7. Develop a family worship Sunday that occurs on the 5th Sunday of the month. Some churches may choose to worship together more often, but an easy way to begin welcoming children and youth into “adult” worship may be on the quarterly occurrence of the 5th Sunday of the month. Churches need not make these Sundays juvenile in their structure, but can work to include all generations. I would also work extra hard to include seniors in some way. Avoid preaching on “the little children” in these weeks. Those sermons aren’t really applicable for little children other than to feel important.
  8. Close any youth classes that distract from being a part of common worship. By age 12, most children should be able to participate with the whole church. 
  9. Preach sermons that make sense to a child. Seminary level sermons don’t really connect to most adults, if we’re being honest. These sermons can include abstract concepts and big words, but they should not be centered on difficult concepts. Terms should be well defined.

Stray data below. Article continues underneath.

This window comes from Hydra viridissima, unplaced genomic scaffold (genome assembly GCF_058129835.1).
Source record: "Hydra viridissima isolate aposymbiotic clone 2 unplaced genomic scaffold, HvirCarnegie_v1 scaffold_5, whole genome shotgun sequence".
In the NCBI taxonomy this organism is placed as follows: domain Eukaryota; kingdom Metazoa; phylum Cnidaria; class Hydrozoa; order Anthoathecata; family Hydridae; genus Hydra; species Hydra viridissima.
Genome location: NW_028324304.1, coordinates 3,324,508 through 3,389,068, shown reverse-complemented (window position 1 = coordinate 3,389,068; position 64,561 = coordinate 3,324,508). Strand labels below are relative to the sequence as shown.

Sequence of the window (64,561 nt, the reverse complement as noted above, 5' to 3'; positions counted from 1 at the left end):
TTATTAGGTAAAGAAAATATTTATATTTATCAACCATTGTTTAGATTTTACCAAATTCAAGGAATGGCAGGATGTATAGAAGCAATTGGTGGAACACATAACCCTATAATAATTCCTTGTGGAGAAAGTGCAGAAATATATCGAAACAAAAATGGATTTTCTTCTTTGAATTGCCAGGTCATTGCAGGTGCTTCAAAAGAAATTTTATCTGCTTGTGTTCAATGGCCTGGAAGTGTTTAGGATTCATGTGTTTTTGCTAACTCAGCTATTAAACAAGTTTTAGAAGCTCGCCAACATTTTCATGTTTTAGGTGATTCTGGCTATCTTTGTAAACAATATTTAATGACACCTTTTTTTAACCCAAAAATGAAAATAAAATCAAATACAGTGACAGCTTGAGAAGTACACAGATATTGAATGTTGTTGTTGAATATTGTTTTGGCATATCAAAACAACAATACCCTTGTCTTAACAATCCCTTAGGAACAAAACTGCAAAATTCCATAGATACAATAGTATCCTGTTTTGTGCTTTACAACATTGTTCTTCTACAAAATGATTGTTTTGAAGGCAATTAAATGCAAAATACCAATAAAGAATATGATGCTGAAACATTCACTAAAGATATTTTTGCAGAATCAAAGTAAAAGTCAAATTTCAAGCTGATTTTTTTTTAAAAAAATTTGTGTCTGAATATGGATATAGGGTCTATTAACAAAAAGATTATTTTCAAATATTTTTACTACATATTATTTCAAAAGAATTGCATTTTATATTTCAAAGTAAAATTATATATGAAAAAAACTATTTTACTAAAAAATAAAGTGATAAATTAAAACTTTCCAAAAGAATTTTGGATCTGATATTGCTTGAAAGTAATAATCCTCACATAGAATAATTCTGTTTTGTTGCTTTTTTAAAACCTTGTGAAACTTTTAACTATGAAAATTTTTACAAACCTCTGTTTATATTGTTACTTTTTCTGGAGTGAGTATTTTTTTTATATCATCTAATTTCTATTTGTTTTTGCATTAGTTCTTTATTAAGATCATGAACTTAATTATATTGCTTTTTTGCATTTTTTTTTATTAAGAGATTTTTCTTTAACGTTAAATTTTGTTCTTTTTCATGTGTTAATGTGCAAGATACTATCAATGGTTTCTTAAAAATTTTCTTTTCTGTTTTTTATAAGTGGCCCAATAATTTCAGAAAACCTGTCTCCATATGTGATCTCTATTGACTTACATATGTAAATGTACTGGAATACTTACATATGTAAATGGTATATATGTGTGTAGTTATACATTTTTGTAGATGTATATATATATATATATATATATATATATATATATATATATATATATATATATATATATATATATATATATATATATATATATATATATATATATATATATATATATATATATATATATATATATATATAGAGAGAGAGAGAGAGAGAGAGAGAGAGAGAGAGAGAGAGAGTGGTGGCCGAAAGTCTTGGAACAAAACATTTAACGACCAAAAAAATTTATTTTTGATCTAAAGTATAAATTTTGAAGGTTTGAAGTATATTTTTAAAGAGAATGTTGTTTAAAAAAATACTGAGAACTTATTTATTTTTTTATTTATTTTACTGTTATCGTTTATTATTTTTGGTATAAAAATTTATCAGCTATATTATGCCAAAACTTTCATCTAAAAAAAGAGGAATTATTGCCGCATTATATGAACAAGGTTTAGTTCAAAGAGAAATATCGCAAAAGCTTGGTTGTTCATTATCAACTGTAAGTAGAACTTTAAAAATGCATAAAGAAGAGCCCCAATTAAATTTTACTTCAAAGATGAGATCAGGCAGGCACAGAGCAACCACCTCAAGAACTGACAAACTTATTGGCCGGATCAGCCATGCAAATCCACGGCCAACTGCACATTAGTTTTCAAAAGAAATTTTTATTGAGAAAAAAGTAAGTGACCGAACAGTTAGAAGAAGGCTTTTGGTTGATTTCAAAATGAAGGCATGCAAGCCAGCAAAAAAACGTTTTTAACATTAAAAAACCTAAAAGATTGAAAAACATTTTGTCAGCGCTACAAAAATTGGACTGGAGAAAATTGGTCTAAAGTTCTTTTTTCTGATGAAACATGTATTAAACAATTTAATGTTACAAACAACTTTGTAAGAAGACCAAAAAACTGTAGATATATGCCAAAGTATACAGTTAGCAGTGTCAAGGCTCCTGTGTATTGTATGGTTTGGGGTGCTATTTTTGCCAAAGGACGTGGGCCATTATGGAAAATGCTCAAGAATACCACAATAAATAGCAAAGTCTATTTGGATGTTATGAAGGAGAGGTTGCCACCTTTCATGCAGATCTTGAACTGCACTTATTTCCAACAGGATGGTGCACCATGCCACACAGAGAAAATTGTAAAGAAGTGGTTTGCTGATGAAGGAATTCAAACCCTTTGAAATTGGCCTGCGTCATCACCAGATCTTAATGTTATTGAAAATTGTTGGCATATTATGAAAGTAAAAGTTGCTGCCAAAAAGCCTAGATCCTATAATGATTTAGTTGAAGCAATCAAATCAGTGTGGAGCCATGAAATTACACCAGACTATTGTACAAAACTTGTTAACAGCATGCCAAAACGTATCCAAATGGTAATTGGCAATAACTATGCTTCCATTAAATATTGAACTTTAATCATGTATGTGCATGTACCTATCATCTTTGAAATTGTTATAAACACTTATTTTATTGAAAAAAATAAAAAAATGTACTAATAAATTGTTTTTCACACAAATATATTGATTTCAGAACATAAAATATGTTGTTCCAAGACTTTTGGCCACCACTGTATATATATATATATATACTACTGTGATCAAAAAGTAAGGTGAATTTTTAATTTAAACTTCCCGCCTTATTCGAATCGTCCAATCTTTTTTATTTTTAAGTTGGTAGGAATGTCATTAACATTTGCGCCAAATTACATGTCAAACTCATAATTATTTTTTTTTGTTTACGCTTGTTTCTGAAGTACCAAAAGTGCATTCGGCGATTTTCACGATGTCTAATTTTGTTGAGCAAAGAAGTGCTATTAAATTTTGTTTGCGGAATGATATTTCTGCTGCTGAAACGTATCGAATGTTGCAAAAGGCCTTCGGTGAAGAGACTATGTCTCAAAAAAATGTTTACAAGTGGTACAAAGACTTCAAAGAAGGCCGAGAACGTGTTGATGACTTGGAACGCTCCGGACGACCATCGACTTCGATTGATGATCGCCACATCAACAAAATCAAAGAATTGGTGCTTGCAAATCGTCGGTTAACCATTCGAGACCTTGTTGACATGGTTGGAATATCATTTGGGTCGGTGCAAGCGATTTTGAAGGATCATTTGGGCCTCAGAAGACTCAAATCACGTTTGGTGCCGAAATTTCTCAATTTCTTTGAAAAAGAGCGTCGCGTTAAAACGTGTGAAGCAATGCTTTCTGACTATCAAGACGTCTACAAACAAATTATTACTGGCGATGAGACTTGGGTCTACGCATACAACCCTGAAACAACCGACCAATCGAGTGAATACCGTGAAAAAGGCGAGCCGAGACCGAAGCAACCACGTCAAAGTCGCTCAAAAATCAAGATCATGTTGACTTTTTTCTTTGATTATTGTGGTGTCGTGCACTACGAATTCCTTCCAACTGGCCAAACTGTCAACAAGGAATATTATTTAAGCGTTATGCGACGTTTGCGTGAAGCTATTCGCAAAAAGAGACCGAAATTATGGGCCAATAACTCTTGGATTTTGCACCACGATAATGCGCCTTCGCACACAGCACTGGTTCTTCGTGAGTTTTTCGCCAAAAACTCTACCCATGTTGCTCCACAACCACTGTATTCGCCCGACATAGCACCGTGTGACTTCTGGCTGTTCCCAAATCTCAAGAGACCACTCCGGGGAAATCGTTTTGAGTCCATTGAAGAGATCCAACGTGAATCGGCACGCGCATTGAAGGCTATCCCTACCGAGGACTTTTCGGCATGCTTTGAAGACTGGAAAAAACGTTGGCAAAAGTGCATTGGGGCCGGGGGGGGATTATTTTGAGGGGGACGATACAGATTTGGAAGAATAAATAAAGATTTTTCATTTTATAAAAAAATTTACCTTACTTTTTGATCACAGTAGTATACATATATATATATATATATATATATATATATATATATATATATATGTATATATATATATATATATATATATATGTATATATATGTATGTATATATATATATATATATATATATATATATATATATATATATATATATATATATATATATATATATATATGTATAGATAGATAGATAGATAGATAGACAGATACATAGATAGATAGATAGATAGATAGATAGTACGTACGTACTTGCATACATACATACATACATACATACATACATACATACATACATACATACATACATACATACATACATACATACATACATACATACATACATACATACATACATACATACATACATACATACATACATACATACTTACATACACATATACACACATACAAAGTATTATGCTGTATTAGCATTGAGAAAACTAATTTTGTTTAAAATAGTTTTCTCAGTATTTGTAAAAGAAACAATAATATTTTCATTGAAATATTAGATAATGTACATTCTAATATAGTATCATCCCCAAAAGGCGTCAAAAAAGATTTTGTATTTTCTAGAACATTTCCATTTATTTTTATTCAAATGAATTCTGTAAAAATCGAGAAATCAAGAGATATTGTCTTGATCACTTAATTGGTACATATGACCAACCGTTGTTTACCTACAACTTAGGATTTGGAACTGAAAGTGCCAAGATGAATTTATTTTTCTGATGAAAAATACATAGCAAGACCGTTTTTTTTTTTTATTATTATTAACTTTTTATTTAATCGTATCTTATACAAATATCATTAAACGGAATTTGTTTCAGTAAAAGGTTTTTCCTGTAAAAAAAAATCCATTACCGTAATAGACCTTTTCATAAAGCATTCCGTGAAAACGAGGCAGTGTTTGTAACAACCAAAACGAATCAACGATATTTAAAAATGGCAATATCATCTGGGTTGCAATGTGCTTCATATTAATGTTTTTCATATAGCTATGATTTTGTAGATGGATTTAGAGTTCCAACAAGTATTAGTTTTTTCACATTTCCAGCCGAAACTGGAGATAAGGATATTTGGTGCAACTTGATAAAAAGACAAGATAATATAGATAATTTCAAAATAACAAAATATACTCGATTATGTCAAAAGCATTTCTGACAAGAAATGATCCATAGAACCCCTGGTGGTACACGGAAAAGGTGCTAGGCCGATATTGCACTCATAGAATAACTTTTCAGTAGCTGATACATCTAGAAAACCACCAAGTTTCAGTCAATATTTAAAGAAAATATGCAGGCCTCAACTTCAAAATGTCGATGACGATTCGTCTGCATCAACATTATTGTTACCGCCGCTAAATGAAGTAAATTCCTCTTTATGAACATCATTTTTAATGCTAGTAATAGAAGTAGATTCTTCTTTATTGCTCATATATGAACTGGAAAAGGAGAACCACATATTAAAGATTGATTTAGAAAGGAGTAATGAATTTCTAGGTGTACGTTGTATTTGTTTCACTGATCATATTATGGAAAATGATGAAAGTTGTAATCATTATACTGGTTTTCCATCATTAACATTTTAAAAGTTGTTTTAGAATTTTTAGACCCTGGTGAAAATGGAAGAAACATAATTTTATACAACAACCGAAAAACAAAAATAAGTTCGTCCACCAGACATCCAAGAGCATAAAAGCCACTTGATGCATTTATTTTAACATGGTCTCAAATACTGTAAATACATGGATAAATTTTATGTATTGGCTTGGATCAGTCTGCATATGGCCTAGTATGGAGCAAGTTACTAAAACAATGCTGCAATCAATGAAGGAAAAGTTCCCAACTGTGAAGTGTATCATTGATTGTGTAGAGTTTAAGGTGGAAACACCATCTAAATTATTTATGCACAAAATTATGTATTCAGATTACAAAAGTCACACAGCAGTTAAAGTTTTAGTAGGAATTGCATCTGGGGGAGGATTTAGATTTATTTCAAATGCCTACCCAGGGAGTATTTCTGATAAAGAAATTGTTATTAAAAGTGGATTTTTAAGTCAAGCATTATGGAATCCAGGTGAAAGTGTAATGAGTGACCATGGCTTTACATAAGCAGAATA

10. Make a point of the value of seniors working with children. No one is too old to be used by the Holy Spirit. Rewrite job descriptions to help seniors find a place to serve.
  11. Acknowledge regularly that the church is a family, and all people of ages and stages of life have a place in the church.
  12. Value your singles. Remind them the Apostle Paul said that being single can create a unique availability to serve in the Kingdom work. We offer more ideas about including singles in this post.
Contact us and ask for a consultation if you would like to hear more practical ideas tailored to your church. 

4 thoughts on “12 really practical ways you can mix generations without scrapping age-directed ministry

  1. A subject I’d love to hear your thoughts about… in a small group/home church context, how would you recommend including children in the group yet still provide adequate opportunities for adults to share honestly and openly?

    • Carey, Great question. Cross Generational group meeting don’t have to look a lot different from the typical small group, at least not every meeting does. Holly Allen has a great talk on intergenerational small groups. She suggested having the meetings as families most of the time, with some meetings being adult only. In her testimony, she claims that children and adults begin sharing at the same level, when appropriate, as just adults. In fact, she says that kids ask harder questions.